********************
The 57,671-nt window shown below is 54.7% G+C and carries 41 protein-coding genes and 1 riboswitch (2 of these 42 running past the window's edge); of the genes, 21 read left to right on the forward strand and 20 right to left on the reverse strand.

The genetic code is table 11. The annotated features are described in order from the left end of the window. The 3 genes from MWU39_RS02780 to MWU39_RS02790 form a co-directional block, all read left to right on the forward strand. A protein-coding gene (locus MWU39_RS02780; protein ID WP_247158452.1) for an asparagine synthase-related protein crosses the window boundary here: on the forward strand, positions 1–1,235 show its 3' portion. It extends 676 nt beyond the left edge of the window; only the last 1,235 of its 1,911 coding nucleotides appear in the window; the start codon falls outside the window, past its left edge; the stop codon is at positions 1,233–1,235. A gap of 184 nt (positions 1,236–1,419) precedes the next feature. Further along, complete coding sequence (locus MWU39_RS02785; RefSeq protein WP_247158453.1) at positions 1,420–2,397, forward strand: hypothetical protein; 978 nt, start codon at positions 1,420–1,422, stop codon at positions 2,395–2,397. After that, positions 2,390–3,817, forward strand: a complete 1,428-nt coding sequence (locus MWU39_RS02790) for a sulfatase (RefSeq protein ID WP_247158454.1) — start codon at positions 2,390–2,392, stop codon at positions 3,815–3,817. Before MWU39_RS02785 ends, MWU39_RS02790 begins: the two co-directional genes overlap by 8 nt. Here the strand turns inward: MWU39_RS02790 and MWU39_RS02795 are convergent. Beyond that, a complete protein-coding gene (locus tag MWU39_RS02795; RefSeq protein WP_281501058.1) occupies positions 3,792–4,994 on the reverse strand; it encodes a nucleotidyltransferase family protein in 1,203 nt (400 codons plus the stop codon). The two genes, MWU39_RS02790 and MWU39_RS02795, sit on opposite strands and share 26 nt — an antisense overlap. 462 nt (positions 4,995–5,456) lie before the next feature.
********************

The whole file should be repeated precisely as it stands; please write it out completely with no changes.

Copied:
The 57,671-nt window shown below is 54.7% G+C and carries 41 protein-coding genes and 1 riboswitch (2 of these 42 running past the window's edge); of the genes, 21 read left to right on the forward strand and 20 right to left on the reverse strand.

The genetic code is table 11. The annotated features are described in order from the left end of the window. The 3 genes from MWU39_RS02780 to MWU39_RS02790 form a co-directional block, all read left to right on the forward strand. A protein-coding gene (locus MWU39_RS02780; protein ID WP_247158452.1) for an asparagine synthase-related protein crosses the window boundary here: on the forward strand, positions 1–1,235 show its 3' portion. It extends 676 nt beyond the left edge of the window; only the last 1,235 of its 1,911 coding nucleotides appear in the window; the start codon falls outside the window, past its left edge; the stop codon is at positions 1,233–1,235. A gap of 184 nt (positions 1,236–1,419) precedes the next feature. Further along, complete coding sequence (locus MWU39_RS02785; RefSeq protein WP_247158453.1) at positions 1,420–2,397, forward strand: hypothetical protein; 978 nt, start codon at positions 1,420–1,422, stop codon at positions 2,395–2,397. After that, positions 2,390–3,817, forward strand: a complete 1,428-nt coding sequence (locus MWU39_RS02790) for a sulfatase (RefSeq protein ID WP_247158454.1) — start codon at positions 2,390–2,392, stop codon at positions 3,815–3,817. Before MWU39_RS02785 ends, MWU39_RS02790 begins: the two co-directional genes overlap by 8 nt. Here the strand turns inward: MWU39_RS02790 and MWU39_RS02795 are convergent. Beyond that, a complete protein-coding gene (locus tag MWU39_RS02795; RefSeq protein WP_281501058.1) occupies positions 3,792–4,994 on the reverse strand; it encodes a nucleotidyltransferase family protein in 1,203 nt (400 codons plus the stop codon). The two genes, MWU39_RS02790 and MWU39_RS02795, sit on opposite strands and share 26 nt — an antisense overlap. 462 nt (positions 4,995–5,456) lie before the next feature.